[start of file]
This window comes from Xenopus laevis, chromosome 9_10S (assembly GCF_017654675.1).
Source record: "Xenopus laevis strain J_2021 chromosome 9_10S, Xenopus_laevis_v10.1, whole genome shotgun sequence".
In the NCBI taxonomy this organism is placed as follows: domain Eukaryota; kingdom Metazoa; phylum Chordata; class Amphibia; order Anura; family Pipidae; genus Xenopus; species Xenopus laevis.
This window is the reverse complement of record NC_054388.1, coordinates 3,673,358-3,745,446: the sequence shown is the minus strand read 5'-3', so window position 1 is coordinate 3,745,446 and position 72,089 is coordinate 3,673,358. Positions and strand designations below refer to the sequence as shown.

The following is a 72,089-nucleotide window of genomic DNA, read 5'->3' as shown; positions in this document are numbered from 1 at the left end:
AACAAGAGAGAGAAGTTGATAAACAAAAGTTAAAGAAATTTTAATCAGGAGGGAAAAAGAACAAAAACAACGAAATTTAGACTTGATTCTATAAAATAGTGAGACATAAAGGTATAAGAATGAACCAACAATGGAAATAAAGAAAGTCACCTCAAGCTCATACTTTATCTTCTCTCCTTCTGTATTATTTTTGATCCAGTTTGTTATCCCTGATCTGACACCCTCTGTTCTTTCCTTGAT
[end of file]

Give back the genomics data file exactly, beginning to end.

This window comes from Xenopus laevis, chromosome 9_10S (assembly GCF_017654675.1).
Source record: "Xenopus laevis strain J_2021 chromosome 9_10S, Xenopus_laevis_v10.1, whole genome shotgun sequence".
In the NCBI taxonomy this organism is placed as follows: domain Eukaryota; kingdom Metazoa; phylum Chordata; class Amphibia; order Anura; family Pipidae; genus Xenopus; species Xenopus laevis.
This window is the reverse complement of record NC_054388.1, coordinates 3,673,358-3,745,446: the sequence shown is the minus strand read 5'-3', so window position 1 is coordinate 3,745,446 and position 72,089 is coordinate 3,673,358. Positions and strand designations below refer to the sequence as shown.

The following is a 72,089-nucleotide window of genomic DNA, read 5'->3' as shown; positions in this document are numbered from 1 at the left end:
AACAAGAGAGAGAAGTTGATAAACAAAAGTTAAAGAAATTTTAATCAGGAGGGAAAAAGAACAAAAACAACGAAATTTAGACTTGATTCTATAAAATAGTGAGACATAAAGGTATAAGAATGAACCAACAATGGAAATAAAGAAAGTCACCTCAAGCTCATACTTTATCTTCTCTCCTTCTGTATTATTTTTGATCCAGTTTGTTATCCCTGATCTGACACCCTCTGTTCTTTCCTTGAT